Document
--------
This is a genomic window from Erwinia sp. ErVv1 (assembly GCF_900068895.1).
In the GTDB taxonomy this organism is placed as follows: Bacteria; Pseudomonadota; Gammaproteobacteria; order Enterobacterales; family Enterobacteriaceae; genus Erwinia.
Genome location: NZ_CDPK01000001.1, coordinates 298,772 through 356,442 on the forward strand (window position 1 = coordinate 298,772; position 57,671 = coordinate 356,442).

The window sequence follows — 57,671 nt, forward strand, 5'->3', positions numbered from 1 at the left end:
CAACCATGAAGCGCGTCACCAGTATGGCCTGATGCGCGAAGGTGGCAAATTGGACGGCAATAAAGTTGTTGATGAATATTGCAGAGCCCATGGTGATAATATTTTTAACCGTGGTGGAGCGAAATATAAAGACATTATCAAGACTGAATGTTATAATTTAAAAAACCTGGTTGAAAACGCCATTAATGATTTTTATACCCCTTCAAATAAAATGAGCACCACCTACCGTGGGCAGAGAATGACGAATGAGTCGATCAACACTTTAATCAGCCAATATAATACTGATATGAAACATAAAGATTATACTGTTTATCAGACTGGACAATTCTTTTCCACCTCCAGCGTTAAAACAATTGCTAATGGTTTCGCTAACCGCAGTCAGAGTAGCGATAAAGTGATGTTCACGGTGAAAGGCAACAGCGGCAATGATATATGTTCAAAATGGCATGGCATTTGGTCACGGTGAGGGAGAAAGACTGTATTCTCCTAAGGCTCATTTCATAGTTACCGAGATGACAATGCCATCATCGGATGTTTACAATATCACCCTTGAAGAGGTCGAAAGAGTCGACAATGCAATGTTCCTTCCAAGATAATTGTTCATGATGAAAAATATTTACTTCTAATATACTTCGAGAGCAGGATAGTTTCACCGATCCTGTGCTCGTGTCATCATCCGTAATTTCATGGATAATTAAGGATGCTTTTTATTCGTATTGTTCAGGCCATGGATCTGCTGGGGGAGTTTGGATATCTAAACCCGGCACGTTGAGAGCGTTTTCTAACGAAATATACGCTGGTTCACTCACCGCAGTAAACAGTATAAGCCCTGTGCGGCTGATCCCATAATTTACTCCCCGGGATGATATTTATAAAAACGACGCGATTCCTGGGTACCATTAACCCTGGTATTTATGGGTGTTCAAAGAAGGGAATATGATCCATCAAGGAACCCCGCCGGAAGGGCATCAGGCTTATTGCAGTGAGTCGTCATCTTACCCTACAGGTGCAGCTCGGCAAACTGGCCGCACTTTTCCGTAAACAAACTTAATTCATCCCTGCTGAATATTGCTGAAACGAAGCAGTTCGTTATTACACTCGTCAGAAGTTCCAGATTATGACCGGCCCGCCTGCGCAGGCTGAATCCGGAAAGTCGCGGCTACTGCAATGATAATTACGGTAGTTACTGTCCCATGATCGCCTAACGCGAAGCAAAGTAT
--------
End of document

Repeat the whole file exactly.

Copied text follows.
This is a genomic window from Erwinia sp. ErVv1 (assembly GCF_900068895.1).
In the GTDB taxonomy this organism is placed as follows: Bacteria; Pseudomonadota; Gammaproteobacteria; order Enterobacterales; family Enterobacteriaceae; genus Erwinia.
Genome location: NZ_CDPK01000001.1, coordinates 298,772 through 356,442 on the forward strand (window position 1 = coordinate 298,772; position 57,671 = coordinate 356,442).

The window sequence follows — 57,671 nt, forward strand, 5'->3', positions numbered from 1 at the left end:
CAACCATGAAGCGCGTCACCAGTATGGCCTGATGCGCGAAGGTGGCAAATTGGACGGCAATAAAGTTGTTGATGAATATTGCAGAGCCCATGGTGATAATATTTTTAACCGTGGTGGAGCGAAATATAAAGACATTATCAAGACTGAATGTTATAATTTAAAAAACCTGGTTGAAAACGCCATTAATGATTTTTATACCCCTTCAAATAAAATGAGCACCACCTACCGTGGGCAGAGAATGACGAATGAGTCGATCAACACTTTAATCAGCCAATATAATACTGATATGAAACATAAAGATTATACTGTTTATCAGACTGGACAATTCTTTTCCACCTCCAGCGTTAAAACAATTGCTAATGGTTTCGCTAACCGCAGTCAGAGTAGCGATAAAGTGATGTTCACGGTGAAAGGCAACAGCGGCAATGATATATGTTCAAAATGGCATGGCATTTGGTCACGGTGAGGGAGAAAGACTGTATTCTCCTAAGGCTCATTTCATAGTTACCGAGATGACAATGCCATCATCGGATGTTTACAATATCACCCTTGAAGAGGTCGAAAGAGTCGACAATGCAATGTTCCTTCCAAGATAATTGTTCATGATGAAAAATATTTACTTCTAATATACTTCGAGAGCAGGATAGTTTCACCGATCCTGTGCTCGTGTCATCATCCGTAATTTCATGGATAATTAAGGATGCTTTTTATTCGTATTGTTCAGGCCATGGATCTGCTGGGGGAGTTTGGATATCTAAACCCGGCACGTTGAGAGCGTTTTCTAACGAAATATACGCTGGTTCACTCACCGCAGTAAACAGTATAAGCCCTGTGCGGCTGATCCCATAATTTACTCCCCGGGATGATATTTATAAAAACGACGCGATTCCTGGGTACCATTAACCCTGGTATTTATGGGTGTTCAAAGAAGGGAATATGATCCATCAAGGAACCCCGCCGGAAGGGCATCAGGCTTATTGCAGTGAGTCGTCATCTTACCCTACAGGTGCAGCTCGGCAAACTGGCCGCACTTTTCCGTAAACAAACTTAATTCATCCCTGCTGAATATTGCTGAAACGAAGCAGTTCGTTATTACACTCGTCAGAAGTTCCAGATTATGACCGGCCCGCCTGCGCAGGCTGAATCCGGAAAGTCGCGGCTACTGCAATGATAATTACGGTAGTTACTGTCCCATGATCGCCTAACGCGAAGCAAAGTAT